When Filipino women leave their families to find work abroad, they view migration as a necessary sacrifice to obtain the two things that will secure a future for their children: a home and an education.
But for the some 96,000 women who left the Philippines in 2010 to work as domestic workers, this simple aspiration comes at a cost that cannot be translated into monetary terms.
Join us on Thursday, November 13, for a Talks @ Pulitzer conversation with Persephone Miel Fellow Ana Santos who takes us into the lives of the Overseas Filipino Workers (OFWs) -- and their families -- through her Pulitzer Center-supported reporting project, "Who Takes Care of Nanny's Children?" Launched in October 2010 in a collaboration between the Pulitzer Center and Internews, the Persephone Miel fellowship supports an international journalist to report on a systemic global issue in his or her home country.
Please reserve your seat today: firstname.lastname@example.org—specify in subject line: "November 13 Talks @ Pulitzer."
Thursday, November 13
1779 Massachusetts Avenue NW, Suite 615
Washington, DC 20036
Closest Metro: Dupont Circle
Santos, the 2014 Persephone Miel Fellow, is a print and online journalist whose work has been published in IRIN News, Rappler, Marie Claire (Philippines), among others. She has reported on HIV/AIDS, gender issues, sexual violence and reproductive health rights in Indonesia, Thailand, Jordan, Israel, Papua New Guinea and her home country, the Philippines. Living in one of the most disaster-prone countries in the world, Ana has also begun writing about disaster preparedness and response and the many ways it is interconnected with reproductive health and population.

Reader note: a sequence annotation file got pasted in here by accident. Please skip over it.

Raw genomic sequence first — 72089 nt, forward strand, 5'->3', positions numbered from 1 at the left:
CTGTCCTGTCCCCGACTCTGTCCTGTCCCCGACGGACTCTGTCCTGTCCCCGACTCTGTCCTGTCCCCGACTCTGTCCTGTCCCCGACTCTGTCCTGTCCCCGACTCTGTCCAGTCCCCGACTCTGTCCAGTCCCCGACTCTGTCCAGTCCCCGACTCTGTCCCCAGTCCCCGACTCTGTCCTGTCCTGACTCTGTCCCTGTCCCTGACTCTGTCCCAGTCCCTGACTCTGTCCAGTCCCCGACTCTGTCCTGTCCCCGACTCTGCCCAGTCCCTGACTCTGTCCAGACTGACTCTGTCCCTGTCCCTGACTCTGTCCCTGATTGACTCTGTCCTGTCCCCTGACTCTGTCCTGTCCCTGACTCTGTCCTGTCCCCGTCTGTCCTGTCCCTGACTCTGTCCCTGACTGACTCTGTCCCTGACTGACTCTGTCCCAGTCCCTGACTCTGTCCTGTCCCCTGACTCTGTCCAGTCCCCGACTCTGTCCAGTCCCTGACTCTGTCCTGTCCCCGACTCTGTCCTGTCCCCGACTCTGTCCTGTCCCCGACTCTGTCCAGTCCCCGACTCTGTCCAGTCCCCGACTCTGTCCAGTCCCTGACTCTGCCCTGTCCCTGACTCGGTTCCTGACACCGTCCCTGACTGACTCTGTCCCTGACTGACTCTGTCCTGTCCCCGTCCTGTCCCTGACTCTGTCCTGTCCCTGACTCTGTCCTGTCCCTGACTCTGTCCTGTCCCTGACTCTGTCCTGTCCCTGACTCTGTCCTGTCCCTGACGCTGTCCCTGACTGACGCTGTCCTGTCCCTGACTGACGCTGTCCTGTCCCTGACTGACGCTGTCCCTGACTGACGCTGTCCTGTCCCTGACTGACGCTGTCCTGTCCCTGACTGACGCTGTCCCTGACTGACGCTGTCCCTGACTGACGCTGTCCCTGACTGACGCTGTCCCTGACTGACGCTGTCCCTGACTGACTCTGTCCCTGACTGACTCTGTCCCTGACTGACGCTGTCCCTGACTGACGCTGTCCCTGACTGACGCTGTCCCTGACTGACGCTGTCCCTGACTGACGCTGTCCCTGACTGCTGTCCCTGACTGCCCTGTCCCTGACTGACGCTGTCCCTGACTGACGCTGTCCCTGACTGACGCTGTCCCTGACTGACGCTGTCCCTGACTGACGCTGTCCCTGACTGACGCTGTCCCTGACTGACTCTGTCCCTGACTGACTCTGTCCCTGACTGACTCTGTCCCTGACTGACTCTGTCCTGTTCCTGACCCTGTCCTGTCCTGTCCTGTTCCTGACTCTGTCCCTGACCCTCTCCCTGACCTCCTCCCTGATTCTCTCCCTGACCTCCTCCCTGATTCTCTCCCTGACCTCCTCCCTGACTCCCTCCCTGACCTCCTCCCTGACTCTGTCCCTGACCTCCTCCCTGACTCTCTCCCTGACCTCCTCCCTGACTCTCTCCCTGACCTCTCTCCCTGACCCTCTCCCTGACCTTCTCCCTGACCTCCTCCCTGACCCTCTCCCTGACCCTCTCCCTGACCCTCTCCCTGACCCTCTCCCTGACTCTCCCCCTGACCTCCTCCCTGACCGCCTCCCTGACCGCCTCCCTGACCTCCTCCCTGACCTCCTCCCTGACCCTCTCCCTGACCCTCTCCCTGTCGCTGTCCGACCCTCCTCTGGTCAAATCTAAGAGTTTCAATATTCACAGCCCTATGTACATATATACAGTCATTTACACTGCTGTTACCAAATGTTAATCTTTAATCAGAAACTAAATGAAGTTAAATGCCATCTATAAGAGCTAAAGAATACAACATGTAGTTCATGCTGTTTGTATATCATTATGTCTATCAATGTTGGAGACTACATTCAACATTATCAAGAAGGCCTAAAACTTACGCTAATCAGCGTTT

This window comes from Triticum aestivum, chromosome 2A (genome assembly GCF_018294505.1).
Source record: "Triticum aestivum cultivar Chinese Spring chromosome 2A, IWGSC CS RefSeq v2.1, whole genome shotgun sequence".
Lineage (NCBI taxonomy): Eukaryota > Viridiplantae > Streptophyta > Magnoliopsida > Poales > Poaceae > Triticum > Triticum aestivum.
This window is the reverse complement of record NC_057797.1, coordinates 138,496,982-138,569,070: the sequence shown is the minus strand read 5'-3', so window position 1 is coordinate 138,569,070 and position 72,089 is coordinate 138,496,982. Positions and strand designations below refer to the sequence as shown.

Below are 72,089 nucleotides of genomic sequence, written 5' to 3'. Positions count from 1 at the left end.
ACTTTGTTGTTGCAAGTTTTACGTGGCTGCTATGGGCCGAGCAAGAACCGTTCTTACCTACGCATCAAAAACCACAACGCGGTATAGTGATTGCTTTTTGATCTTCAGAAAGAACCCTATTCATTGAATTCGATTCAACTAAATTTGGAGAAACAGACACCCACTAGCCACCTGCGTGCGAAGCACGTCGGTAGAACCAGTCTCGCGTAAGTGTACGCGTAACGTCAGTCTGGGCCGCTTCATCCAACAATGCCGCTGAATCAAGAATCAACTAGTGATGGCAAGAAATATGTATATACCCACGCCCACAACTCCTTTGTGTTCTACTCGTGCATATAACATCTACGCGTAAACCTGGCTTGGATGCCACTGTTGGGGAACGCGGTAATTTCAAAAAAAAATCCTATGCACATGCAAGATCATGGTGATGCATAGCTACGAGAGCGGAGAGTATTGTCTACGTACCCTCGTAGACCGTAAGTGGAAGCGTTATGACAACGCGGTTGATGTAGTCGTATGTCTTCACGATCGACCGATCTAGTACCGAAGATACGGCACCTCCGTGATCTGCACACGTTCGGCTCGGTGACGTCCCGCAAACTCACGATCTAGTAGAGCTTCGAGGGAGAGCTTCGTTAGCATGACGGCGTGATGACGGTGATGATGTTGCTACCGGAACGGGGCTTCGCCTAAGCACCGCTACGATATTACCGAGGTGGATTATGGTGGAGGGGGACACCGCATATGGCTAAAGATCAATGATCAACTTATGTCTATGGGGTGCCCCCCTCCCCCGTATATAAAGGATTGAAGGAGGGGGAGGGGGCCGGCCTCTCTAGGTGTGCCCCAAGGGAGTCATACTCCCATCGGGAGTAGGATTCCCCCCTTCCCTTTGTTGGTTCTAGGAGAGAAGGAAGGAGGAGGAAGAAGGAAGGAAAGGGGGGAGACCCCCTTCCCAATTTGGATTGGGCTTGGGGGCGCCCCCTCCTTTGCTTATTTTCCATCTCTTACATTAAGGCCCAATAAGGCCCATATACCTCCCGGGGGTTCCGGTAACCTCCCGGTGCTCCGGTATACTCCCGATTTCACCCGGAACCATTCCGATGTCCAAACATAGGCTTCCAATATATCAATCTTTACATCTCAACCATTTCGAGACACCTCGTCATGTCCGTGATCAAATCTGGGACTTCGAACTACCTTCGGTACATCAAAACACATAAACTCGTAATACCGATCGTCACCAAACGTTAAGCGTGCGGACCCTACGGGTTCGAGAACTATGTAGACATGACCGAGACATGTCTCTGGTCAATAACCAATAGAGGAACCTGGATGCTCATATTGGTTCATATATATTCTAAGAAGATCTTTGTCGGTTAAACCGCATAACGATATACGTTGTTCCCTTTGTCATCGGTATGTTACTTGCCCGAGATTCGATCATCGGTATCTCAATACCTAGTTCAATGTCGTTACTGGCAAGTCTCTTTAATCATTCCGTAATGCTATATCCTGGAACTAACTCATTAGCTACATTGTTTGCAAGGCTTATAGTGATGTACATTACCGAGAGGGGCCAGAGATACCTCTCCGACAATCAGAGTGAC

Most recently, Santos was published in The Washington Post as part of her joint reporting with Pulitzer Center Senior Editor Tom Hundley on the Philippines as the country with the world's last ban on divorce.
Her remarks are part of a special series of Talks @ Pulitzer on issues affecting women and children. The series kicked off in April 2014 with two-time Pulitzer Prize-winning photographer Larry C. Price and his work on child labor in the gold mining industry.
Other events in the series have featured the work of Pulitzer Center journalists such as Allison Shelley and Ameto Akpe, respectively, on reproductive health in Nigeria and on the effect of U.S. development projects on women's health in the country too, Mellissa Fung on the education of girls in Afghanistan, and Amy Toensing and Jessica Benko on widows in India who are both unwanted and unprotected.